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Muslims in Europe

Nimet Seker (kh)May 19, 2007

Several European states have Islamic associations that intend to represent all Muslims in that country. But opinions are widely divergent as to what representation really means. DW-WORLD.DE offers a brief overview.

Muslims are part of Europe but aren't necessarily represented as suchImage: picture alliance/dpa

Spain: contract with the state

In Spain, 2.5 percent of the population is Muslim, with the majority coming from North Africa. The Spanish government granted Islam official legal status back in 1992 in a cooperation agreement between the state and the Spanish Islamic Commission (CIE).

An estimated 30 percent of Spanish Muslim communities currently belong to the CIE, which is made up of two federations, and as such as has two general secretaries instead of a president. Decisions can only be made when both federations agree.

Because secularism is one of the Spanish state's fundamental principles, there is no real legal basis for an agreement of this kind with specific faiths. The state has, however, also signed a similar agreement with organizations representing both Christian confessions and with the Jewish community. Islam has, therefore, been placed on an equal legal footing with the other major religions.

Austria: criticism from within the ranks

Islam's position in Austria is very clear cut -- Islam has been recognized as a religion since 1912 and the Islamic Faith Community in Austria (IGGiÖ) has enjoyed the status of a public corporation since its foundation in 1979.

Muslime in Deutschland Mann mit Gebetsschnur p178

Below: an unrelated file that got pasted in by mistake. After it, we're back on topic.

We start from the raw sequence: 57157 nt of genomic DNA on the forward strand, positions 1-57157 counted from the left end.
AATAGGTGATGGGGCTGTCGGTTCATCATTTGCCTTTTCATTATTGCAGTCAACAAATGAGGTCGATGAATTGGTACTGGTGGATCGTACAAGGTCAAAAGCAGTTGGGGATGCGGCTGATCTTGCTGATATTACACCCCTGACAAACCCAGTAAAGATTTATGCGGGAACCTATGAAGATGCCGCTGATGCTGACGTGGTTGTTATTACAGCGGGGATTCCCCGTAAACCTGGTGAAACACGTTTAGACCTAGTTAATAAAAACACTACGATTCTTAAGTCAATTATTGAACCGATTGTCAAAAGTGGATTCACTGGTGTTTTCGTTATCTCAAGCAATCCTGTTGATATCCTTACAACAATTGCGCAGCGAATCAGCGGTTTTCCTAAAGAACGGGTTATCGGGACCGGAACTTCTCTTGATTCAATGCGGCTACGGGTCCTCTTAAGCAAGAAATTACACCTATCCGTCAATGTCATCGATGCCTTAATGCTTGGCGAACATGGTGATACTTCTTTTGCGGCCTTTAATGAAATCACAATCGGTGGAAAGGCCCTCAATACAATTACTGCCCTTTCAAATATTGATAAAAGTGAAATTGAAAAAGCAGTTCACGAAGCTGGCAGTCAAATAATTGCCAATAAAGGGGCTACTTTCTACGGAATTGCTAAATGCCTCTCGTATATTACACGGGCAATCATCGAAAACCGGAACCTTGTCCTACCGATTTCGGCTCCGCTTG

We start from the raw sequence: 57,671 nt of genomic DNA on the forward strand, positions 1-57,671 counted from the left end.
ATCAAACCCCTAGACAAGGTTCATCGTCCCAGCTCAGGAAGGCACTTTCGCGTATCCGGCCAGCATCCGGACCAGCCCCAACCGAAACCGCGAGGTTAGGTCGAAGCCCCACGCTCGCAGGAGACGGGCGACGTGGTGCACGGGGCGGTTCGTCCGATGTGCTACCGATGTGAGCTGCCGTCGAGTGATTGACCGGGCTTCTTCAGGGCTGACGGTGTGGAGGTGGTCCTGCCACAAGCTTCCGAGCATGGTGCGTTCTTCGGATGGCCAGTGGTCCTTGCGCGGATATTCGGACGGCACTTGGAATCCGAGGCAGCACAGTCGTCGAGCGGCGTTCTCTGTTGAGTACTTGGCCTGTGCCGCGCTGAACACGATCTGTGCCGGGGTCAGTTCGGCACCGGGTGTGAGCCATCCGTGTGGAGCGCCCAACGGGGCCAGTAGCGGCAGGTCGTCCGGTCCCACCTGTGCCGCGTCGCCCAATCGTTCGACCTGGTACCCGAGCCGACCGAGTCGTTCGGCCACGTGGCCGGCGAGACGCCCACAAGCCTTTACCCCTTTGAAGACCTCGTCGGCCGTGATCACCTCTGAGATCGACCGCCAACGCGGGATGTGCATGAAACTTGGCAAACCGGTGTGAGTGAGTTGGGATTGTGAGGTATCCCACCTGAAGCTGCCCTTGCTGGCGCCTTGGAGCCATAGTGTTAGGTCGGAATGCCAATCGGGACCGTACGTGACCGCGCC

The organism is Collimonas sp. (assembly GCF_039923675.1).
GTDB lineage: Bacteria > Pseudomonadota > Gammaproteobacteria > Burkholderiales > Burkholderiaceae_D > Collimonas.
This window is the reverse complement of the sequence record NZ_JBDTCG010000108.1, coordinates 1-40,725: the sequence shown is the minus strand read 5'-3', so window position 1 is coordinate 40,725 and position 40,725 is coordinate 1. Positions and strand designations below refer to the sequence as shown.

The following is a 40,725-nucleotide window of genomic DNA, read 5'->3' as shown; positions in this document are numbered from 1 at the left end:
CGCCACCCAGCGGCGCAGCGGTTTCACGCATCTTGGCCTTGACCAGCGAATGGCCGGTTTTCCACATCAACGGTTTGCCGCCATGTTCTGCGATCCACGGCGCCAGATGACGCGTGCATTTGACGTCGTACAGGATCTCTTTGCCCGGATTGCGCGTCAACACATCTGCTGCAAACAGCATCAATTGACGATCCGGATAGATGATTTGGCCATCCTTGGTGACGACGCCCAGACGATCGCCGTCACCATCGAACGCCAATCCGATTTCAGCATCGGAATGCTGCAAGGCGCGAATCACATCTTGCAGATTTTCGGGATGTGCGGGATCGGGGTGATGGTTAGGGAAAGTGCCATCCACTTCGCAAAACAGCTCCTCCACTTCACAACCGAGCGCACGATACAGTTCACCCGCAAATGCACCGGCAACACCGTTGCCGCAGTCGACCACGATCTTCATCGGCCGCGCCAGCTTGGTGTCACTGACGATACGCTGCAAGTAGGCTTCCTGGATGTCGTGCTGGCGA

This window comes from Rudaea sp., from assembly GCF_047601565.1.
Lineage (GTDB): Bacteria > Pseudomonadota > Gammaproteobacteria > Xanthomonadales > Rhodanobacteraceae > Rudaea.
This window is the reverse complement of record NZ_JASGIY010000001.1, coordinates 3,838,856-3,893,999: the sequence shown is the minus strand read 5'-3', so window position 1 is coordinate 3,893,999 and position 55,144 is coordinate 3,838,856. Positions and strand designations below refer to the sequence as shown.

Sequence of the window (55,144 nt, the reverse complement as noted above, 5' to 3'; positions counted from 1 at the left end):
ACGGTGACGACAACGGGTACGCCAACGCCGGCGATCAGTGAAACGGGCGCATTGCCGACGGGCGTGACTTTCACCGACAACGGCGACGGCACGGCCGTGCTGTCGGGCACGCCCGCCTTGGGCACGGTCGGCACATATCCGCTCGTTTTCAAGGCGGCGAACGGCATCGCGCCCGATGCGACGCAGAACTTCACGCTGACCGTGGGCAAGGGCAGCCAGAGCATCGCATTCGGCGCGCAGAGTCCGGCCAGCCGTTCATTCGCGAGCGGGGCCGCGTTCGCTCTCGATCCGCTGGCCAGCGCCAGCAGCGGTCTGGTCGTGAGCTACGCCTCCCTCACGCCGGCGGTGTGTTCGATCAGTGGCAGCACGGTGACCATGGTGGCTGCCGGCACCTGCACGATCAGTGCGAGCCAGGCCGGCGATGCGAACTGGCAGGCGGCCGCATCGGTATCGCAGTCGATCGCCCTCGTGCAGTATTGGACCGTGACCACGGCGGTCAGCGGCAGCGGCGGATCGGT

Reconciling the different Muslim denominatons under one group is difficultImage: AP

Because of this, the Austrian model is often held up as an example, but -- and this is a large "but" -- although the IGGiÖ seeks to represent all Muslims, many Shiite and Alevi Muslims living in Austria do not feel represented by the IGGiÖ.

In 2006, the Alevi submitted an application to the Austrian Ministry for Religious Affairs to have Alevism recognized as an official religion.

Criticism has also been voiced by the Sunnis, who claim that the IGGiÖ does not represent their interests and allege that its structures are undemocratic.

The IGGiÖ has been widely criticized for the lack of transparency in its membership practices. Only those who pay the annual membership fee are entitled to vote, but the organization does not release information about votes or lists of members.

There have also been allegations of fees being returned without reason, and the rejection of membership applications, such as happened to Günther Ahmed Rusznak, secretary general of the Islamic Information and Documentation Center and a harsh critic of the IGGiÖ.

Moreover, although almost 70 percent of Austrian Muslims are of Turkish extraction, the IGGiÖ leadership is almost exclusively made up of Arab Muslims. This means that the IGGiÖ's status as a state-recognized body is at risk.

French Islam by state decree?